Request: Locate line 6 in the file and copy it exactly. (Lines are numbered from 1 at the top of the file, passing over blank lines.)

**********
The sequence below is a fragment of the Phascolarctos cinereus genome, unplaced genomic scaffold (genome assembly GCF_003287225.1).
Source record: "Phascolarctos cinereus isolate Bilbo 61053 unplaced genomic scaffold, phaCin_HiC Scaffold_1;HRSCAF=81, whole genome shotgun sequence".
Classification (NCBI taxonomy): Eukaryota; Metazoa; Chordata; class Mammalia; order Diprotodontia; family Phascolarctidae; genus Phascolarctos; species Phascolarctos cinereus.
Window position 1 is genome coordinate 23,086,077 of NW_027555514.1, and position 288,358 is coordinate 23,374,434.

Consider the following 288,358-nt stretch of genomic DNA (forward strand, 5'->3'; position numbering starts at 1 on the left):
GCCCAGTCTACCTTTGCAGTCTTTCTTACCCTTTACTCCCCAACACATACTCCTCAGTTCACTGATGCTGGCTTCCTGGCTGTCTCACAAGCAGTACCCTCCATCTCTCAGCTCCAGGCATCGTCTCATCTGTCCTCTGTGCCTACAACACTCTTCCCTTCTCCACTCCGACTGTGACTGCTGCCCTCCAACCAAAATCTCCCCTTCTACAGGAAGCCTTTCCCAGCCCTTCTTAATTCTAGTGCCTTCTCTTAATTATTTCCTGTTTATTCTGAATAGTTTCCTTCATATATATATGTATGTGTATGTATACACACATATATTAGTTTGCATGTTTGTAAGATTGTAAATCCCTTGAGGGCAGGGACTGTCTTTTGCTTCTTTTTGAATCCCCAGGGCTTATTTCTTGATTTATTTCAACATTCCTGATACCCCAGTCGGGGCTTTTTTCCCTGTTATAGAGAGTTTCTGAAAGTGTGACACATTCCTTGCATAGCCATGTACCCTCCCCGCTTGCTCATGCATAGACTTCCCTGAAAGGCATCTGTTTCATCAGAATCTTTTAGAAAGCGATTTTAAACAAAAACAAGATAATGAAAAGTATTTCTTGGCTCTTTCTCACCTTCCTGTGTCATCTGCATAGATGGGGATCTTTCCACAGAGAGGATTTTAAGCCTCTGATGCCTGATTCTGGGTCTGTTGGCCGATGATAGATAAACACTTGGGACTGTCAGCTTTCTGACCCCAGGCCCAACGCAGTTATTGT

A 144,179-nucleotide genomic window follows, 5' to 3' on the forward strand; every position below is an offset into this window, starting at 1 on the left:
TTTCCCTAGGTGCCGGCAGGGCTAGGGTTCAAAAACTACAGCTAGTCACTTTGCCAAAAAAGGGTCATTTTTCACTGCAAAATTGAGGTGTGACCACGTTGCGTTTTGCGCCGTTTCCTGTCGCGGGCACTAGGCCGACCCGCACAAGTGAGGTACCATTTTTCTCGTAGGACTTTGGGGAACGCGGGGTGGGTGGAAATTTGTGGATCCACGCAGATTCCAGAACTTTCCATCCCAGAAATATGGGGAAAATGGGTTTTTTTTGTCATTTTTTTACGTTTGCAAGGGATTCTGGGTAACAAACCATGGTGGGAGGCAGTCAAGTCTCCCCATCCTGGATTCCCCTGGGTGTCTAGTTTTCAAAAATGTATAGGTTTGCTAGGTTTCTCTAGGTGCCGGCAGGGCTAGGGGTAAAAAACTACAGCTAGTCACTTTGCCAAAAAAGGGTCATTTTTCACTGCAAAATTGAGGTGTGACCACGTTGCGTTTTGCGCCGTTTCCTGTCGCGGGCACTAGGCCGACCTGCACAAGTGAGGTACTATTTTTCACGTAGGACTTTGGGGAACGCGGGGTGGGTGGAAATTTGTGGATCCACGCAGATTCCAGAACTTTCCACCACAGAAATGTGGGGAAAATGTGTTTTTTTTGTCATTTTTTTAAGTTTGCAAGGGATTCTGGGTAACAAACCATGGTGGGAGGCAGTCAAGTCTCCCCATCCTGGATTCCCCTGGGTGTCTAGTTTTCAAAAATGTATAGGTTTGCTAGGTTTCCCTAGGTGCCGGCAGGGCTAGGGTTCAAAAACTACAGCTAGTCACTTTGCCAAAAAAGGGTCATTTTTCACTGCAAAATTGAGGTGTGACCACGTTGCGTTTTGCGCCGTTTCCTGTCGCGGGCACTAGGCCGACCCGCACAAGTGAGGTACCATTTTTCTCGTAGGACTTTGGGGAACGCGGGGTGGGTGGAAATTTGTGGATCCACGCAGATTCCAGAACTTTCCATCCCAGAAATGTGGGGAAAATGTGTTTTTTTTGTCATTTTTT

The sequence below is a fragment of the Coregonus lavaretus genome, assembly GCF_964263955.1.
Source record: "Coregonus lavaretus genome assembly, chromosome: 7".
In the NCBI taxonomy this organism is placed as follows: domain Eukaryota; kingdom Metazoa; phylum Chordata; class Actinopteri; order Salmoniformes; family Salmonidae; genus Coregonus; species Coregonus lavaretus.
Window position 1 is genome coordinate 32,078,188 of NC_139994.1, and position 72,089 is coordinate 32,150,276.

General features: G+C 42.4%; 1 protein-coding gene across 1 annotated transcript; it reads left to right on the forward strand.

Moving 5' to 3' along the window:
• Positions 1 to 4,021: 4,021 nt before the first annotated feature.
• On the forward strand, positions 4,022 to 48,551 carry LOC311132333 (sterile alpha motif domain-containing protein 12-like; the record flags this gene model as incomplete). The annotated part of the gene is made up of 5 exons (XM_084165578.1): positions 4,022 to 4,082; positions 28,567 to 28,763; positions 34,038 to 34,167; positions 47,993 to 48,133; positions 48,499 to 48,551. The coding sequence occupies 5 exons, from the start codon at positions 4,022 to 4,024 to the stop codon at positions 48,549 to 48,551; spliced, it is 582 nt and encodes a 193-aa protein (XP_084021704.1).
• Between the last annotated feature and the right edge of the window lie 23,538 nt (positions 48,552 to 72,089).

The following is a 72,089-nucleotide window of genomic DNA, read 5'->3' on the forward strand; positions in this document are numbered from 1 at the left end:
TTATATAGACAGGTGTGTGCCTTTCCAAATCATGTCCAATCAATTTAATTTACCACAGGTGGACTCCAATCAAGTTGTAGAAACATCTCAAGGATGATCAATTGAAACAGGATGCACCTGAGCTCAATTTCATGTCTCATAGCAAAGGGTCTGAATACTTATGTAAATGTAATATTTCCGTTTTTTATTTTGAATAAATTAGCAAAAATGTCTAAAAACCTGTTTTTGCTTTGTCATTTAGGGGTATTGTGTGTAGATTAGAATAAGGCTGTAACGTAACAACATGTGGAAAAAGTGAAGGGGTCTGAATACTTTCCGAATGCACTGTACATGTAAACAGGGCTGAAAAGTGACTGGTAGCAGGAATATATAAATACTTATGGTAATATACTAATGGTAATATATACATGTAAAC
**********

GCCCAGTCTACCTTTGCAGTCTTTCTTACCCTTTACTCCCCAACACATACTCCTCAGTTCACTGATGCTGGCTTCCTGGCTGTCTCACAAGCAGTACCCTCCATCTCTCAGCTCCAGGCATCGTCTCATCTGTCCTCTGTGCCTACAACACTCTTCCCTTCTCCACTCCGACTGTGACTGCTGCCCTCCAACCAAAATCTCCCCTTCTACAGGAAGCCTTTCCCAGCCCTTCTTAATTCTAGTGCCTTCTCTTAATTATTTCCTGTTTATTCTGAATAGTTTCCTTCATATATATATGTATGTGTATGTATACACACATATATTAGTTTGCATGTTTGTAAGATTGTAAATCCCTTGAGGGCAGGGACTGTCTTTTGCTTCTTTTTGAATCCCCAGGGCTTATTTCTTGATTTATTTCAACATTCCTGATACCCCAGTCGGGGCTTTTTTCCCTGTTATAGAGAGTTTCTGAAAGTGTGACACATTCCTTGCATAGCCATGTACCCTCCCCGCTTGCTCATGCATAGACTTCCCTGAAAGGCATCTGTTTCATCAGAATCTTTTAGAAAGCGATTTTAAACAAAAACAAGATAATGAAAAGTATTTCTTGGCTCTTTCTCACCTTCCTGTGTCATCTGCATAGATGGGGATCTTTCCACAGAGAGGATTTTAAGCCTCTGATGCCTGATTCTGGGTCTGTTGGCCGATGATAGATAAACACTTGGGACTGTCAGCTTTCTGACCCCAGGCCCAACGCAGTTATTGT